Brain Aneurysm: Symptoms

From a Distance by Bette Midler.

I remember having a constant headache for 2 days or so prior to the rapture. The pain wasn’t overwhelming and I could tolerate it. I would rate it a 2 on the scale of 1-10 with 10 being the worst. New mothers, me being one of them, tend to ignore little things that their bodies are trying to communicate. We give excuses in order to make ourselves feel better. It is very true we are tired most of the time with little to no adequate rest most of the time. We prioritize the needs of our children and our loved ones. The question that still ponders my mind is – ‘was the aneurysm ruptured already prior to my hospital admission and the bleeding just got worse or did it rapture on that hectic night?’ The doctors that I have met with haven’t given me a conclusive answer yet. They tend to say… so many words——“we just don’t know”

So what are the actual symptoms of a brain aneurysm?

Please do not sit and start guessing what could be wrong with you or your loved one. Get emergency care if you suddenly get an intensely painful headache, lose consciousness, or have some of these other symptoms of an aneurysm that has ruptured: I cannot emphasize enough to you how critical it is to get that medical care urgently. Get help if you think something is wrong with your body. DO NOT WAIT.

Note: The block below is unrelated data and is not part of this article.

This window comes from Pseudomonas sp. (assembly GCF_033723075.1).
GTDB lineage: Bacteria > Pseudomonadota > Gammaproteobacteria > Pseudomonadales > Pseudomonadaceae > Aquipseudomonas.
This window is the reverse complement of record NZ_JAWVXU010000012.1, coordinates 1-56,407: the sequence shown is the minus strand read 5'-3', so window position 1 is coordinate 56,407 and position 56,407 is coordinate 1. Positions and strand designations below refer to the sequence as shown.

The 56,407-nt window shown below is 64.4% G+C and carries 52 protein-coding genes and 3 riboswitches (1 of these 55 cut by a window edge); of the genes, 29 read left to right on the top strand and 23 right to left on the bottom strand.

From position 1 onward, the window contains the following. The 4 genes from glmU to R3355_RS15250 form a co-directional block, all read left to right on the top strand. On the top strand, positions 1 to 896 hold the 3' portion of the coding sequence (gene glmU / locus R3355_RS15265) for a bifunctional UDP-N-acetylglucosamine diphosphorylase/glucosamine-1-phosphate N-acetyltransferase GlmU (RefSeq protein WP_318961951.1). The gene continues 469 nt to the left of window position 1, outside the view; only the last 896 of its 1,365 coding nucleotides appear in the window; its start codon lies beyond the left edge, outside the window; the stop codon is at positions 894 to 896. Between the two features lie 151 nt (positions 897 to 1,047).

Although brain aneurysms usually don’t show symptoms, they can press on the brain and nerves as they get bigger. See a doctor at once if you’re having the following symptoms of an unruptured aneurysm:

  • Headache
  • Dilated pupils
  • Blurred or double vision
  • Pain above and behind an eye
  • Drooping eyelid
  • Hard time speaking
  • Weakness and numbness in one side of your face

Please remember that no matter what you are going through or how things turn out, you are not alone. God is with you and He has everything under control. He will lead you to where you need be at the right time. He will bring the right people to your case. God is watching us from a distance. You are a very special child of Him. Have faith and trust in nothing else but in Him.

Recap from last post: How did it happen? My brain aneurysm story- details unfolded Part 1